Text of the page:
We spent a couple of days with friends at Lake Norman two weeks ago. We only see them maybe twice a year, but they are the sort of friends who, even when several months have passed, fall in step with us like we’d seen each other only the day before. Their love of adventure and wildness and water is part of what draws the children together. The adults have known each other since college– perhaps our love of adventure, wildness and beer is what continues to draw us together. Every time we see one another, we say, “We have to get together more often,” and every year, life gets in the way. But it’s nice to know that there are those friends who fit in seamlessly to the times in between and who are there even when they’re not.
The next week, we loaded up and headed to Topsail Island. But not before Harper Lee and I participated in the Trout Tattoo, a sort of trail run that involved way more river crossings, rock hopping, and “I think I’ll just give up and float” moments than it did last year. Overall, we did pretty well though the morning did result in bruised and bloody shins for me and a wrong turn and extra mile for Harper Lee. But there were fish necklaces, cookies and good friends at the finish line, so it was all good. It was not a typical trail race, but I love the adventurous quality of a race like the Tattoo simply because you never know what the heck might happen.
There seems to be a “gather ye rosebuds while ye may” theme emerging this summer. One of Rob’s bucket list items was to own a surfboard and learn to surf. Every year, he rents a board and piddles around a bit, but he’s never had quite enough time to master the skill. This year, he found a used board in Wilmington and drove up to see it. The guy had several for sale, and Rob got a good deal, so he brought it home. He and the kids spent the rest of the week learning to surf.
He also met a couple of local guys who loaned him a smaller board for the kids to use during our week and who expounded on the joys of building your own boat. Now our garage is a boat-building shop, much to Isaac’s delight.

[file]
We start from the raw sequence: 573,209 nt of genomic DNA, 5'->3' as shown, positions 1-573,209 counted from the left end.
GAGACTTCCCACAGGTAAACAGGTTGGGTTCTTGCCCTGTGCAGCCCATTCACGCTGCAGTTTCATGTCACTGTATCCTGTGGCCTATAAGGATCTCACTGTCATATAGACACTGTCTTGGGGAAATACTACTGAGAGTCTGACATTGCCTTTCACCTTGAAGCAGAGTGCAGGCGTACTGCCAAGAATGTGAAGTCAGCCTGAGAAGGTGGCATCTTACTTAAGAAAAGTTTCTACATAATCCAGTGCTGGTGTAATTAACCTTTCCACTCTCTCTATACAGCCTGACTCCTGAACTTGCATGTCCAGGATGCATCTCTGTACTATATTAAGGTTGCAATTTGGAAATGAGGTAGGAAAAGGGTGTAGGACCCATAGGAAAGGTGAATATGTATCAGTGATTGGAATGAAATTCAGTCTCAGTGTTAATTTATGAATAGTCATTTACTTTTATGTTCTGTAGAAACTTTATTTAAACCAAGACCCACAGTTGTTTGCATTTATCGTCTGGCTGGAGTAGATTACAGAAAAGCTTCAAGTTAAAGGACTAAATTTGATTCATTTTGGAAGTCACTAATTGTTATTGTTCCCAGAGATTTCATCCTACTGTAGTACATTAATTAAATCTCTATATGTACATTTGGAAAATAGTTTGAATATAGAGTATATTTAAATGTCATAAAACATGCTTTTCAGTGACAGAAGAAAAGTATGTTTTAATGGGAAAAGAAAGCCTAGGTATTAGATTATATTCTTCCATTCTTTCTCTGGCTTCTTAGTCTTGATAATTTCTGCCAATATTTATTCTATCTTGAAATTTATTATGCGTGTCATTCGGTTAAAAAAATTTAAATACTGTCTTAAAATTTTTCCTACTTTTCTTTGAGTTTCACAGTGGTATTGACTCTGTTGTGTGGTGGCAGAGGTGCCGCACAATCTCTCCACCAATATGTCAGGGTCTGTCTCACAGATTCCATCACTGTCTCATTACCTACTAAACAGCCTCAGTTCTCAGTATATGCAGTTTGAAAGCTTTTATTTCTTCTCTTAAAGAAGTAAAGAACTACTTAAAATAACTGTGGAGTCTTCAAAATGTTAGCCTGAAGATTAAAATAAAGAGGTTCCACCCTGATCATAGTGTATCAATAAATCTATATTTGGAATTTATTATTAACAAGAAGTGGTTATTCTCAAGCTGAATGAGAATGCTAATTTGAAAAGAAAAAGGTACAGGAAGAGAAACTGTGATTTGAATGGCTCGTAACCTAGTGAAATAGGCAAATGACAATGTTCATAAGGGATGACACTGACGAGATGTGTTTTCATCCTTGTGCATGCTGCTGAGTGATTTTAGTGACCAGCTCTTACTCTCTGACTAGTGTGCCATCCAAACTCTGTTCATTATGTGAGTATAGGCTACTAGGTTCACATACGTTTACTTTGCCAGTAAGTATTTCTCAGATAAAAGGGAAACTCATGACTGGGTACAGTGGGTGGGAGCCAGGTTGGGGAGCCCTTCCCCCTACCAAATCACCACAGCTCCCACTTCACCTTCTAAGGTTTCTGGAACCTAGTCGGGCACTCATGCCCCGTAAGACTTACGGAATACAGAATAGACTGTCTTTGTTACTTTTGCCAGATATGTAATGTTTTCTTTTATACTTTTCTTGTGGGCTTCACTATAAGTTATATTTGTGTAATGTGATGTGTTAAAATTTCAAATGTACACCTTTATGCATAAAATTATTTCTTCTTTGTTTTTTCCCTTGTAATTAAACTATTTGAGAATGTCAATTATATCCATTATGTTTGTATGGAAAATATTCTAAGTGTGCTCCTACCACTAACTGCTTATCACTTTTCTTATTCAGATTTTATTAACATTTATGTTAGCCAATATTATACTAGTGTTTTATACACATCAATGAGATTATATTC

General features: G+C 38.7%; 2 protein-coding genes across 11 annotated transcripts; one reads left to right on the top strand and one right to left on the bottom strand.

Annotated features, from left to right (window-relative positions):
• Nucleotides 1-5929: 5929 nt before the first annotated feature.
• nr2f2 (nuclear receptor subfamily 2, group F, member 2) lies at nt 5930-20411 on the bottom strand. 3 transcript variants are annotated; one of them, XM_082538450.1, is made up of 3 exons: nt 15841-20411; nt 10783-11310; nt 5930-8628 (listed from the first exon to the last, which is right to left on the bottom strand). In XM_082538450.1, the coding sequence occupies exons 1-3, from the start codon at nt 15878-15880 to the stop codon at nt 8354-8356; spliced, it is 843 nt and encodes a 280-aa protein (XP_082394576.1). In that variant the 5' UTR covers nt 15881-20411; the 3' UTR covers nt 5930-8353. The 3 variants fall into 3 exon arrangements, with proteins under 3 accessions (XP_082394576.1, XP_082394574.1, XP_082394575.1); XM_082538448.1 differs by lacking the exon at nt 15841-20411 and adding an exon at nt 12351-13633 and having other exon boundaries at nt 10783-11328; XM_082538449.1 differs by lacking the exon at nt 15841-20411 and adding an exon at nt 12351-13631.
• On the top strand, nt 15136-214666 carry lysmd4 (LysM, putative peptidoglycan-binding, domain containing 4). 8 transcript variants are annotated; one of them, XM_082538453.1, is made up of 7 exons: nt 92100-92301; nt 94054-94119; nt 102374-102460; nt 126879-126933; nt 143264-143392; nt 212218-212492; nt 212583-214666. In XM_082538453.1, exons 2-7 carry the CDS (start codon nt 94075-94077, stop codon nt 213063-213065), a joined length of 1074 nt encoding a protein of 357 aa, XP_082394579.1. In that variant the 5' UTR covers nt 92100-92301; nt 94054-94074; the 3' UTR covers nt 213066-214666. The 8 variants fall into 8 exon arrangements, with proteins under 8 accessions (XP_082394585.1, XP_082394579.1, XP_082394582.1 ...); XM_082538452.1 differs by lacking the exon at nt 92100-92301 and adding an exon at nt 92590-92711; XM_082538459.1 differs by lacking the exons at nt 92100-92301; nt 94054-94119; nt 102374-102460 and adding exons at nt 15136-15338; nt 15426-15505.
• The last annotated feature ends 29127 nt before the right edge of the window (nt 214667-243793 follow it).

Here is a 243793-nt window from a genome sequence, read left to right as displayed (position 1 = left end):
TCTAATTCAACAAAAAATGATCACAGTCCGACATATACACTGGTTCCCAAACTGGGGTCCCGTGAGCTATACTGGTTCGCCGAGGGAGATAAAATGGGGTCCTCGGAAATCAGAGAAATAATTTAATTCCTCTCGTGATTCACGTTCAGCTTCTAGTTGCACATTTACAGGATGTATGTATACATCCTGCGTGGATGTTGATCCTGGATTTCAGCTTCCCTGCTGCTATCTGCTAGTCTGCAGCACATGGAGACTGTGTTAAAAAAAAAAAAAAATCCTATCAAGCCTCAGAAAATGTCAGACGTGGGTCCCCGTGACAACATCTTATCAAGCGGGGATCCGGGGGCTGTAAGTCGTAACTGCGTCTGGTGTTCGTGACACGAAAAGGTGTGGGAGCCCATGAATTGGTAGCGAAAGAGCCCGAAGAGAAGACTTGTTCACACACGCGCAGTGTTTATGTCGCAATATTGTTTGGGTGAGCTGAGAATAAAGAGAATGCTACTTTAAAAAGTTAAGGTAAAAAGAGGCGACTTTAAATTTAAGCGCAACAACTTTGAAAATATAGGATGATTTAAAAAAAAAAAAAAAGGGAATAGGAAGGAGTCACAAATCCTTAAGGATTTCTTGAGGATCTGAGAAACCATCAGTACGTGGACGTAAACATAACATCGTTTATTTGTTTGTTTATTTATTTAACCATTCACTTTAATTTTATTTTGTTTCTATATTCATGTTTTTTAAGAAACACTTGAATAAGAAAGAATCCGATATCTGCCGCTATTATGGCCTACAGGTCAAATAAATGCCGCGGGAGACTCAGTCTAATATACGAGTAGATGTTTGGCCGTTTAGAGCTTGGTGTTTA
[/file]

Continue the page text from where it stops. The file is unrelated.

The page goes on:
This also delights me. There’s nothing I love more than seeing Rob, or anyone for that matter, do something that really lights his fire. That’s what life is all about, and it’s something I’m practicing more and more. The best thing about this new project is that the only thing Rob likes more than having a boat is messing around with a boat (or a bike)– building, tinkering, tweaking. It brings him joy. I like to see people doing the things that bring them real joy. It’s not as common as you might think.
As Charles Kingsley said, “All we need to make us really happy is something to be enthusiastic about.” Passion– it’s all about excitement and enthusiasm. Maybe that’s what I like about Harper Lee and Isaac so much. They make excitement and enthusiasm a daily practice.
The photo below is Isaac on the USS North Carolina in Wilmington. He’s standing in front of the pharmacy and medical lab on the ship. This discovery opened up entirely new possibilities. I could almost see the wheels turning in his mind. Suddenly, the Navy had become a new and interesting career choice.
Children have such a wonderful way of making all things seems possible. What do I want to be when I grow up? Invariably, they choose the thing that makes them light up inside. They choose passion over practicality every time. For a while, Harper Lee wanted to be the person who mixed up the colored soap at the car wash. She was three and has since changed her mind, but I have always loved that story. It illustrates such a straight-forward answer to the question, What do you want? She wanted sweet-smelling, brightly colored soap bubbles. All day long. And to get paid for it? Well, even better.
It’s only as we get older, that we begin to question things. Being practical becomes more important. More practical.
Kickin’ it old skool
During our stay, we also busted a move at a local landmark, the Topsail Island Skating Rink. It was straight out of the 1960′s with fans in each window (no AC), huge wood planks on the floor, a disco ball, and 45′s on the record player.
It is run by Doris Jenkins who, along with her husband, built the place in the old Marine Recreational Building in 1964. It sits on the second floor, above the post office, and Doris, in her shorts and white roller skates, still collects the money ($5 for all night skating), hands out the skates and cold Coca-Cola’s and changes the records on the turntable.
She learned to skate on her front porch when she was a little girl and hasn’t stopped since. What makes a nearly 80 year-old woman lace up her skates every night (besides amazingly good health)? Could it be a passion for what she does?
This has me thinking about all the things we say, “I would love to… (you can fill in the blank)” but that we so seldom get around to doing. If we’re not careful, practical living and everyday life can lull us into a bit of a stupor. We can become unaware of all the things that used to light us up, that we used to feel great enthusiasm for. We can forget those things in the face of all the things we feel need to be done, that we should do, that we have to do.